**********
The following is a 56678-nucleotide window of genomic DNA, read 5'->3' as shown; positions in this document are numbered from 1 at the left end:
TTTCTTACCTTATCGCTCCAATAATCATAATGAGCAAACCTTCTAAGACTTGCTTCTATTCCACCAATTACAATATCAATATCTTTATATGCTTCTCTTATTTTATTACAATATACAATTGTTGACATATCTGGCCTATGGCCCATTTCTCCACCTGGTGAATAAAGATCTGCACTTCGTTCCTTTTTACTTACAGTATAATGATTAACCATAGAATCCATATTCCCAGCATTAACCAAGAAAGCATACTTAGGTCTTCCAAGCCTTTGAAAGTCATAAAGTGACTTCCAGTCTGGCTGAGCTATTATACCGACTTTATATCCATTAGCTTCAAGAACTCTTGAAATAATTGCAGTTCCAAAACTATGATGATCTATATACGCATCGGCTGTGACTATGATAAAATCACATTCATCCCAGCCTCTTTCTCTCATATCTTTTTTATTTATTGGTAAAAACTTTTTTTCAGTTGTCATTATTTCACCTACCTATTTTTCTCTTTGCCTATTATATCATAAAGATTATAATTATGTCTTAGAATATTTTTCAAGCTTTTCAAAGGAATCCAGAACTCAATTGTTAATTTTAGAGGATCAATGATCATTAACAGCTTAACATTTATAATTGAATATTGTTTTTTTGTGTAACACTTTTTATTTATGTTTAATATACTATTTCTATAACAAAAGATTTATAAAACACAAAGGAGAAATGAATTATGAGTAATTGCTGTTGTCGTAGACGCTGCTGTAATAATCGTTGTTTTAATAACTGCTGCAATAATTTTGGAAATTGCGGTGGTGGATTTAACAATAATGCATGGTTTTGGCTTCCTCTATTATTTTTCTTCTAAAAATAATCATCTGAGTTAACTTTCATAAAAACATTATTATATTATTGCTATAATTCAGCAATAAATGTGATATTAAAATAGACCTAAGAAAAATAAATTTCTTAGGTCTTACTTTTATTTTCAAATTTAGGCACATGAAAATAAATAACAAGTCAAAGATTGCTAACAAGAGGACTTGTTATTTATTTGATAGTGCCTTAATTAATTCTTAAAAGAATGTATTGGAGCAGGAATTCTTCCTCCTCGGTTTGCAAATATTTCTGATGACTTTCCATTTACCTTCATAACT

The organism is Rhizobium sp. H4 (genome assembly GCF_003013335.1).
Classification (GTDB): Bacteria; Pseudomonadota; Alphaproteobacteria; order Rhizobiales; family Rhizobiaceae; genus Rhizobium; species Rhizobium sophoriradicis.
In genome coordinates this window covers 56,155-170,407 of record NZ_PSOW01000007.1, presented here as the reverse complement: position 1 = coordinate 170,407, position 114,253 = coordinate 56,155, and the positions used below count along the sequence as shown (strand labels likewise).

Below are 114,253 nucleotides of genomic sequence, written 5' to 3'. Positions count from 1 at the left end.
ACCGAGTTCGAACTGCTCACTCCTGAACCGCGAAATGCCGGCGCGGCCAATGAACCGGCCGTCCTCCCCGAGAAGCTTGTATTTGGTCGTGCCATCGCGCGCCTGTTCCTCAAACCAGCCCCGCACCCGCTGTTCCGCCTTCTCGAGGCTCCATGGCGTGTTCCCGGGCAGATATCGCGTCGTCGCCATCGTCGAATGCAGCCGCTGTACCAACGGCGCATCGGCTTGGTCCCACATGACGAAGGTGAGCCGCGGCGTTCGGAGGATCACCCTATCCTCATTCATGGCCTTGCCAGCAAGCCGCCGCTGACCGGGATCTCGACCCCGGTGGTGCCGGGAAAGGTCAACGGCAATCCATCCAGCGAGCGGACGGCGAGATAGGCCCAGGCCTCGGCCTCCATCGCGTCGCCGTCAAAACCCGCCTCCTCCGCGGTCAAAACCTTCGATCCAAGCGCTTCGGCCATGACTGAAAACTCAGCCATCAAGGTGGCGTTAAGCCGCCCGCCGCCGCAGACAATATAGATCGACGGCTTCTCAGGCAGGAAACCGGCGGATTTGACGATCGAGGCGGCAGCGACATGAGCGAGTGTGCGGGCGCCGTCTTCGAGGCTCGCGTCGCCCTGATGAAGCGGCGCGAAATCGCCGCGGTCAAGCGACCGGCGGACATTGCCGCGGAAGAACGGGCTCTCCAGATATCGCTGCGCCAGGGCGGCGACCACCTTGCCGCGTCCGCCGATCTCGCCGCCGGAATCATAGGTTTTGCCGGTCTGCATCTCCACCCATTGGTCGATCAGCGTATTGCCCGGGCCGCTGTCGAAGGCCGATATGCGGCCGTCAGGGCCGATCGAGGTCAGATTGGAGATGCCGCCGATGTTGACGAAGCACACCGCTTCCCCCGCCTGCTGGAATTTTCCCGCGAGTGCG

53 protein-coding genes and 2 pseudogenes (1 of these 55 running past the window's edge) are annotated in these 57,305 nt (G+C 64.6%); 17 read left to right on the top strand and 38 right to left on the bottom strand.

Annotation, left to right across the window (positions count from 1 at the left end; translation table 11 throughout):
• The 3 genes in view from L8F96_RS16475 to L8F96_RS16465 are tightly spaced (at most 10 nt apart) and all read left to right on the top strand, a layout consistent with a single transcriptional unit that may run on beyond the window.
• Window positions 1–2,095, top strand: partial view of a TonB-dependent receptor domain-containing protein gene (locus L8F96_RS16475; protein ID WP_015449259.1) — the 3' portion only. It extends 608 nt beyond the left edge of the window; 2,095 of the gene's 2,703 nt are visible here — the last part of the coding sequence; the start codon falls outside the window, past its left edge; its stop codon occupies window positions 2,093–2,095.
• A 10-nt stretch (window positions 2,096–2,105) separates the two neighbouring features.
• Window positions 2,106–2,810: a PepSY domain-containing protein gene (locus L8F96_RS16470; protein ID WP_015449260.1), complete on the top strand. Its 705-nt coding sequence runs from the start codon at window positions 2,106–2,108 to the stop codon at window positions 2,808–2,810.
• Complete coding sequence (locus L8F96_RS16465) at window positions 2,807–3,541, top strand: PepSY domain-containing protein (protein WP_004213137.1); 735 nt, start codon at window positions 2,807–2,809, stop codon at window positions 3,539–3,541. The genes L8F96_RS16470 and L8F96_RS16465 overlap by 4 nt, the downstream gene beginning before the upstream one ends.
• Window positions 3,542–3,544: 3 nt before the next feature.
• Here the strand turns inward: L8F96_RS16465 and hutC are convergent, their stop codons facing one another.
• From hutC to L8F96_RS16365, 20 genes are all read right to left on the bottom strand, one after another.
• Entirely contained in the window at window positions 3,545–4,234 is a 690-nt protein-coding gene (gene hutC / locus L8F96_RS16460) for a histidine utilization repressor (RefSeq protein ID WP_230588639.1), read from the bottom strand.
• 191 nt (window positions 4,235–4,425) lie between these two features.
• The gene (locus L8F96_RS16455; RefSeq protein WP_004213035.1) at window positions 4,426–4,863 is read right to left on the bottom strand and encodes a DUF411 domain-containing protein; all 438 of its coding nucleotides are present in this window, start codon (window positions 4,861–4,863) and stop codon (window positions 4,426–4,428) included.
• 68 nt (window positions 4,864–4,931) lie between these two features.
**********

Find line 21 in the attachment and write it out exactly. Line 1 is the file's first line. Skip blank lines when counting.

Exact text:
• 68 nt (window positions 4,864–4,931) lie between these two features.